Now Liddisdale has ridden a raid,
But I wat they had better staid at hame;
For Mitchell o Winfield he is dead,
And my son Johnie is prisner tane?
With my fa ding diddle, la la dew diddle.
For Mangerton house auld Downie is gane,
Her coats she has kilted up to her knee;
And down the water wi speed she rins,
While tears in spaits fa fast frae her eie.
Then up and bespake the lord Mangerton:
“What news, what news, sister Downie, to me?”
“Bad news, bad news, my lord Mangerton;
Mitchel is killd, and tane they hae my son Johnie.”
“Neer fear, sister Downie,” quo Mangerton;
“I hae yokes of oxen, four-and-twentie,
My barns, my byres, and my faulds, a’ weel filld,
And I’ll part wi them a’ ere Johnie shall die.
“Three men I’ll take to set him free,
Weel harnessd a’ wi best of steel;
The English rogues may hear, and drie
The weight o their braid swords to feel
“The Laird’s Jock ane, the Laird’s Wat twa,
O Hobie Noble, thou ane maun be!
Thy coat is blue, thou has been true,
Since England banishd thee, to me.”
Now, Hobie was an English man,
In Bewcastle-dale was bred and born;
But his misdeeds they were sae great,
They banished him neer to return.
Lord Mangerton then orders gave,–
“Your horses the wrang way maun a’ be shod;
Like gentlemen ye must not seem,
But look like corn-caugers gawn ae road.
“Your armour gude ye maunna shaw,
Nor ance appear like men o weir;
As country lads be all arrayd,
Wi branks and brecham on ilk mare.”
Sae now a’ their horses are shod the wrang way,
And Hobie has mounted his grey sae fine,
Jock his lively bay, Wat’s on his white horse behind,
And on they rode for the water o Tyne.
At the Cholerford they a’ light down,
And there, wi the help o the light o the moon,
A tree they cut, wi fifteen naggs upon each side,
To climb up the wall of Newcastle toun.
But when they came to Newcastle toun,
And were alighted at the wa,
They fand their tree three ells oer laigh,
They fand their stick baith short aid sma.
Then up and spake the Laird’s ain Jock,
“There’s naething for’t; the gates we maun force.”
But when they cam the gate unto,
A proud porter withstood baith men and horse.
His neck in twa I wat they hae wrung;
Wi foot or hand he neer play’d paw;
His life and his keys at anes they hae taen,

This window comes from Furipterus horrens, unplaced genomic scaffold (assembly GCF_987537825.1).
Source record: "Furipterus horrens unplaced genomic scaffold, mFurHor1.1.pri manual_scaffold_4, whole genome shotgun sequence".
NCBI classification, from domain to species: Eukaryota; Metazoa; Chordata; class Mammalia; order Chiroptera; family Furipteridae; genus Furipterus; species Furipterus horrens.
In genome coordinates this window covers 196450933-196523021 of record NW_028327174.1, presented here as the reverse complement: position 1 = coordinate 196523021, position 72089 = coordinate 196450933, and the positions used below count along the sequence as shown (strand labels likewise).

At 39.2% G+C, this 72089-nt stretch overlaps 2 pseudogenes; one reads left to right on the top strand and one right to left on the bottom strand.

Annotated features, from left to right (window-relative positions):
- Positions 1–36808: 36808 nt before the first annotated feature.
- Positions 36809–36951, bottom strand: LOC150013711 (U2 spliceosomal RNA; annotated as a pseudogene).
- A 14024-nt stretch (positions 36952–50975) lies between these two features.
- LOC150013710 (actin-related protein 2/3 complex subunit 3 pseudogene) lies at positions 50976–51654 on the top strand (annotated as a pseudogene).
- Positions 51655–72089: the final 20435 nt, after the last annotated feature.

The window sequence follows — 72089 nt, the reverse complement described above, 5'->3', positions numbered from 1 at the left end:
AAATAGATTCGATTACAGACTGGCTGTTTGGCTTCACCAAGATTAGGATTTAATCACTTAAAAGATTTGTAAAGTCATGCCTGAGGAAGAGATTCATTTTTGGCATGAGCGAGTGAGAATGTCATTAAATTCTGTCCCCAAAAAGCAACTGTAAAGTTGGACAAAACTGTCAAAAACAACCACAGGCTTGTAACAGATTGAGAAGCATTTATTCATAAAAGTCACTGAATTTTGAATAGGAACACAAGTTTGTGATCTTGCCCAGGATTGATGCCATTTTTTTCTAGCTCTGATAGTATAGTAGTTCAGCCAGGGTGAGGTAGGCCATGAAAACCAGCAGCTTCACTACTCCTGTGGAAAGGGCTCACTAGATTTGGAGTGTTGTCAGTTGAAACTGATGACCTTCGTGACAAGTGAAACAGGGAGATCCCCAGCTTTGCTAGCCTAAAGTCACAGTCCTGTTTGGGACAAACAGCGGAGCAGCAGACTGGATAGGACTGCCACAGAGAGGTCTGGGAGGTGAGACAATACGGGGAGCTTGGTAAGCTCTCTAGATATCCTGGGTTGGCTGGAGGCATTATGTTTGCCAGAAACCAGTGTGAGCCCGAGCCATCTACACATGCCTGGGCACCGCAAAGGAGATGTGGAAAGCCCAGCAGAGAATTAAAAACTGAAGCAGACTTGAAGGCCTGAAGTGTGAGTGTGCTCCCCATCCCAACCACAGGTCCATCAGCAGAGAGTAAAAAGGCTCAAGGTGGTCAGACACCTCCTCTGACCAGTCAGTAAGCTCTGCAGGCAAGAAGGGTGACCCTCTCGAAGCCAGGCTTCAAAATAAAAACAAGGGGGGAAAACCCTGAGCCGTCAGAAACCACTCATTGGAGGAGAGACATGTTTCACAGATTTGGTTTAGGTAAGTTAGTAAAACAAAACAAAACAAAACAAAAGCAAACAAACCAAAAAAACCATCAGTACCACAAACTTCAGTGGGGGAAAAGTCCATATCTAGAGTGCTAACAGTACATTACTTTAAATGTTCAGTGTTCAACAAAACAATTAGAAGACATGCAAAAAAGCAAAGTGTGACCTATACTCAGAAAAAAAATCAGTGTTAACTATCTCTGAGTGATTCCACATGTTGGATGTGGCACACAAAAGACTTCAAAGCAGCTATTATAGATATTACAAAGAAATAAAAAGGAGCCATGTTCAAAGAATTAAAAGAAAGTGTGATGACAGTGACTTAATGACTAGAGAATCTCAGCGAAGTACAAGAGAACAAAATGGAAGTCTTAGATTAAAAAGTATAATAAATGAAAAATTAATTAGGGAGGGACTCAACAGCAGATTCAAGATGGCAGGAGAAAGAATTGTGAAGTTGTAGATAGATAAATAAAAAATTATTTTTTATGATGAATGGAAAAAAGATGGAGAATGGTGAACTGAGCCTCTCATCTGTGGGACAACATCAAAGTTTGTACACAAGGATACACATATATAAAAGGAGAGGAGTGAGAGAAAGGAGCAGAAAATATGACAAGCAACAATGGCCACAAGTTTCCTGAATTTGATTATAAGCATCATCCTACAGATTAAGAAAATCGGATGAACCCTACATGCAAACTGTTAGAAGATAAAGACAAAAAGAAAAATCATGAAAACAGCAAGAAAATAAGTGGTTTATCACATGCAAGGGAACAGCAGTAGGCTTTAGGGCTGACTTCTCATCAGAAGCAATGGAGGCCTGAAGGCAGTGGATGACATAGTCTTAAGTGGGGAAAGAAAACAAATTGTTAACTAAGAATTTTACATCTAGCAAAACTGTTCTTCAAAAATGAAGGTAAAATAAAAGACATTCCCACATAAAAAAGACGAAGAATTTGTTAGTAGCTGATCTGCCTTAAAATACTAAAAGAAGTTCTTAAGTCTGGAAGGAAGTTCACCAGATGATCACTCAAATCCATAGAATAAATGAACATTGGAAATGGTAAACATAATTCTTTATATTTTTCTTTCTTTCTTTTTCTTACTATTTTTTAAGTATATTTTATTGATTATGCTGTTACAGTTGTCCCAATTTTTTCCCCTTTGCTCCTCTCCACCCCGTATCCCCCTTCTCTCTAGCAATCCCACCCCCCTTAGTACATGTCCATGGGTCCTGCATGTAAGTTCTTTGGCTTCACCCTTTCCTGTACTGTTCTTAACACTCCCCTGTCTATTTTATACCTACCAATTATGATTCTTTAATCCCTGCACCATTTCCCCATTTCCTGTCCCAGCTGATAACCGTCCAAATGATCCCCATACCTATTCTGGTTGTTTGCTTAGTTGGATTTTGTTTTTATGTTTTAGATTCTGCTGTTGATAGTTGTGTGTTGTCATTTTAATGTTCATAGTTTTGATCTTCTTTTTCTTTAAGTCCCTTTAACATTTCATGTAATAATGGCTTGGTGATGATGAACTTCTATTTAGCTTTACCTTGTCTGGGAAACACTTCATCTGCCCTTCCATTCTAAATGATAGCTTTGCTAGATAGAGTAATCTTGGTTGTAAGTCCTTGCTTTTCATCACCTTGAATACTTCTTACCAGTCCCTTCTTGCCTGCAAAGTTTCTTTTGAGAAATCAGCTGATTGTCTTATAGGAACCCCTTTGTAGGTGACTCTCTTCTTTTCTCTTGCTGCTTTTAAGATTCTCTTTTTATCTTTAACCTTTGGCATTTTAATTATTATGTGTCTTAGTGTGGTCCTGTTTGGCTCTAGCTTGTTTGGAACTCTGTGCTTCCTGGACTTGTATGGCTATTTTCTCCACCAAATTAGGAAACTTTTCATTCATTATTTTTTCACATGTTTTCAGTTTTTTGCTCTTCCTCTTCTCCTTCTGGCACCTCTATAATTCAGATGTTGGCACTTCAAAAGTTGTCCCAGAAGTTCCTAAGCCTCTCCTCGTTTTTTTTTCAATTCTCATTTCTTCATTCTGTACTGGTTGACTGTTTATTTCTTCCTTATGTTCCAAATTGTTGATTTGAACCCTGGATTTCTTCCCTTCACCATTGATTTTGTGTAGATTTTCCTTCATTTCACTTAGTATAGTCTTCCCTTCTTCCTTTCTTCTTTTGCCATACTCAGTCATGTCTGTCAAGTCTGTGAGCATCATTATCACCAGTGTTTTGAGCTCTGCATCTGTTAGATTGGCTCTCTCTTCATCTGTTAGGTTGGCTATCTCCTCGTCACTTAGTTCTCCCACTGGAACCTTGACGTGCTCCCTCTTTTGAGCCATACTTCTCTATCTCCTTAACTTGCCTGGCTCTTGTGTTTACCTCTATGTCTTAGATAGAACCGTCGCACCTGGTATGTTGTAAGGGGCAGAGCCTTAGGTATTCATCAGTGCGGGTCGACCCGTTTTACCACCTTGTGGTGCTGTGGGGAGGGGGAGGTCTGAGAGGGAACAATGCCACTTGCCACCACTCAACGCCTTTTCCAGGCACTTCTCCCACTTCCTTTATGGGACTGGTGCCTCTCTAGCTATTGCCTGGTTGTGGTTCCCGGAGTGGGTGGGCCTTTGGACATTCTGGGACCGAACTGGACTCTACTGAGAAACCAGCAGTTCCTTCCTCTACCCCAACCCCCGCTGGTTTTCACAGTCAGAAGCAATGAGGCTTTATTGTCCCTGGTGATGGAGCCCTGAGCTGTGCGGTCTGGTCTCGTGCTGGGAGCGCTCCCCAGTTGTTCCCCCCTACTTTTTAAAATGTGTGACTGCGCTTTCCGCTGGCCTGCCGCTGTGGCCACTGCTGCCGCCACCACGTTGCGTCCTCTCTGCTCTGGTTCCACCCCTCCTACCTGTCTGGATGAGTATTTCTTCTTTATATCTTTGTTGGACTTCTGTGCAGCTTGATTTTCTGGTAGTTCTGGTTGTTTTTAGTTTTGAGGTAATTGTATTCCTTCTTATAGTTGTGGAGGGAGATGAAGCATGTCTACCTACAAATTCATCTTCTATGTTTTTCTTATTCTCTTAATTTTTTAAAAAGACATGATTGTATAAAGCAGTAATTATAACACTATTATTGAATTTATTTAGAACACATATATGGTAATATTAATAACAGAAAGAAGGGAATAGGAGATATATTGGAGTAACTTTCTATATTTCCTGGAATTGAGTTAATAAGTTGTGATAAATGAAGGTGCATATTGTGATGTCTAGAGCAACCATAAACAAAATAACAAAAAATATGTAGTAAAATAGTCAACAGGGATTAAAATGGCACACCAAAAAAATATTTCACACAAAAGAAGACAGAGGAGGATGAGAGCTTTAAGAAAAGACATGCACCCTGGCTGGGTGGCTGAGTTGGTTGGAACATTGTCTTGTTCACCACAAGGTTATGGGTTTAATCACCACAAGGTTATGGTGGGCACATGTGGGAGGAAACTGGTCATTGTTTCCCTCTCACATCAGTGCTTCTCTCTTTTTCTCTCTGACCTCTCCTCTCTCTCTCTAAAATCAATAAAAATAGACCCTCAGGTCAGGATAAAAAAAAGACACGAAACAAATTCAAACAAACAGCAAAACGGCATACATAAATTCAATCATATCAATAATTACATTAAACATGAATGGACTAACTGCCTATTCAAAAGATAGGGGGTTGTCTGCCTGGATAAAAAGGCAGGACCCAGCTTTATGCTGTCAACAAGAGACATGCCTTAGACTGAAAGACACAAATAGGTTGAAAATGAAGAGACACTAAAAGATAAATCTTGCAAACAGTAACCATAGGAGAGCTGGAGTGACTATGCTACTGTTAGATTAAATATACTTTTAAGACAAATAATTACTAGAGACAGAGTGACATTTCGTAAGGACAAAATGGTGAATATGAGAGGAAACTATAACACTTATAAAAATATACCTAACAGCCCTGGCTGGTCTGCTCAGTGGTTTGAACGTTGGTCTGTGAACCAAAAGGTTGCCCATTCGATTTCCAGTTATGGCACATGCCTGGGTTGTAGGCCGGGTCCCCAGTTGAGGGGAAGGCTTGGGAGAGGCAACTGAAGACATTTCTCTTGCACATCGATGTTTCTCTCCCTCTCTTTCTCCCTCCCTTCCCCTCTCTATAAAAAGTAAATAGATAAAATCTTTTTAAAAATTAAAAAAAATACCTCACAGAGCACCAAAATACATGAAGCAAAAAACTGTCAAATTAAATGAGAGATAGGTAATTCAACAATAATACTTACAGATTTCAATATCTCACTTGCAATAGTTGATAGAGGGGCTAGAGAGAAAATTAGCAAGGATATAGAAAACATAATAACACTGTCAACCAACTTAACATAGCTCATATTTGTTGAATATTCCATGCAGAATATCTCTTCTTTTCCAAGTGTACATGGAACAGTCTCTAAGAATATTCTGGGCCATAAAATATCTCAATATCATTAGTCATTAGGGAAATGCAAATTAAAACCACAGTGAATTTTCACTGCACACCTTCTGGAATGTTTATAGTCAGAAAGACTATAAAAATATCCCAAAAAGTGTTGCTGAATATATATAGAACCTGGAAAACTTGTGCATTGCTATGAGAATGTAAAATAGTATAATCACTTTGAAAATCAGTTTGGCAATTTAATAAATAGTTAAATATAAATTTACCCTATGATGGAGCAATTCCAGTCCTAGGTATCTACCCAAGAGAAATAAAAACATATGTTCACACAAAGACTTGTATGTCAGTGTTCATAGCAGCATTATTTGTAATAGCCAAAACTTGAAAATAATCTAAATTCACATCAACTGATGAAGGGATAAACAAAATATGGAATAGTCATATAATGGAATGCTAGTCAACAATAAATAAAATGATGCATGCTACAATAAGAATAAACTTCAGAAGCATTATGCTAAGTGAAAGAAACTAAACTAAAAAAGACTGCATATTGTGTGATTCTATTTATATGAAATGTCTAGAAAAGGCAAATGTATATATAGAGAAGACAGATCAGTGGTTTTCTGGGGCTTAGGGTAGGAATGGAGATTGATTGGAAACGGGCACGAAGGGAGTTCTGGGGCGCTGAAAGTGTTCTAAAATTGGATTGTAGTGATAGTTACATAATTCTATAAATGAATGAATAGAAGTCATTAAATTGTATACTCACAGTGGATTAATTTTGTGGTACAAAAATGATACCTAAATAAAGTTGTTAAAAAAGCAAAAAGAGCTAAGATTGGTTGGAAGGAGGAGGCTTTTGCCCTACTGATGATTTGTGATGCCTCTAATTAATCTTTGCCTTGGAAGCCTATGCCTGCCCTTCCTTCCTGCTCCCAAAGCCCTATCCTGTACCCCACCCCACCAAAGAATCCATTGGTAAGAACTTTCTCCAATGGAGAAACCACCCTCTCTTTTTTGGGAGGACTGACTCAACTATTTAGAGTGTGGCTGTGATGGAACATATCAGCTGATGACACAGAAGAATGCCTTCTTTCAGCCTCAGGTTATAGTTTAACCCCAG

And cast his body ahind the wa.
Now soon they reached Newcastle jail,
And to the prisner thus they call:
“Sleips thou, wakes thou, Jock o the Side,
Or is thou wearied o thy thrall?”
Jock answers thus, wi dolefu tone:
“Aft, aft I wake, I seldom sleip;
But wha’s this kens my name sae weel,
And thus to hear my waes does seek?”
Then up and spake the good Laird’s Jock:
“Neer fear ye now, my billie,” quo he;
“For here’s the Laird’s Jock, the Laird’s Wat,
And Hobie Noble, come to set thee free.”
“Oh, had thy tongue, and speak nae mair,
And o thy talk now let me be!
For if a’ Liddesdale were here the night,
The morn’s the day that I maun die.
“Full fifteen stane o Spanish iron,
They hae laid a’ right sair on me;
Wi locks and keys I am fast bound
Into this dungeon mirk and drearie.”
“Fear ye no that,” quo the Laird’s Jock;
“A faint heart neer wan a fair ladie;
Work thou within, we’ll work without,
And I’ll be sworn we set thee free.”
The first strong dore that they came at,
They loosed it without a key;
The next chaind dore that they cam at,
They gard it a’ in flinders flee.
The prisner now, upo his back,
The Laird’s Jock’s gotten up fu hie;
And down the stair him, irons and a’,
Wi nae sma speed and joy brings he.
“Now, Jock, I wat,” quo Hobie Noble,
“Part o the weight ye may lay on me,”
“I wat weel no,” quo the Laird’s Jock
“I count him lighter than a flee.”
Sae out at the gates they a’ are gane,
The prisner’s set on horseback hie;
And now wi speed they’ve tane the gate;
While ilk ane jokes fu wantonlie.
“O Jock, sae winsomely’s ye ride,
Wi baith your feet upo ae side!
Sae weel’s ye’re harnessd, and sae trig!
In troth ye sit like ony bride.”
The night, tho wat, they didna mind,
But hied them on fu mirrilie,
Until they cam to Cholerford brae,
Where the water ran like mountains hie.
But when they came to Cholerford,
There they met with an auld man;
Says, “Honest man, will the water ride?
Tell us in haste, if that ye can.”
“I wat weel no,” quo the good auld man;
“Here I hae livd this threty yeirs and three,
And I neer yet saw the Tyne sae big,
Nor rinning ance sae like a sea.”
Then up and spake the Laird’s saft Wat,
The greatest coward in the company;
“Now halt, now halt, we needna try’t;
The day is comd we a’ maun die!”
“Poor faint-hearted thief!” quo the Laird’s Jock,
“There’ll nae man die but he that’s fie;
I’ll lead ye a’ right safely through;
Lift ye the prisner on ahint me.
Sae now the water they a’ hae tane,
By anes and ’twas they a’ swam through
“Here are we a’ safe,” says the Laird’s Jock,
“And, poor faint Wat, what think ye now?”
They scarce the ither side had won,
When twenty men they saw pursue;
Frae Newcastle town they had been sent,
A’ English lads right good and true.
But when the land-sergeant the water saw,
“It winna ride, my lads,” quo he;
Then out he cries, “Ye the prisner may take,
But leave the irons, I pray, to me.”
“I wat weel no,” cryd the Laird’s Jock,
“I’ll keep them a’; shoon to my mare they’ll be;
My good grey mare; for I am sure,
She’s bought them a’ fu dear frae thee.”
Sae now they’re away for Liddisdale,
Een as fast as they coud them hie;
The prisner’s brought to his ain fireside,
And there o’s airns they make him free.
“Now, Jock, my billie,” quo a’ the three,
“The day was comd thou was to die;
But thou’s as weel at thy ain fireside,
Now sitting, I think, ‘tween thee and me.”
They hae gard fill up ae punch-bowl,
And after it they maun hae anither,
And thus the night they a’ hae spent,
Just as they had been brither and brither.



Other Poems by Andrew Lang

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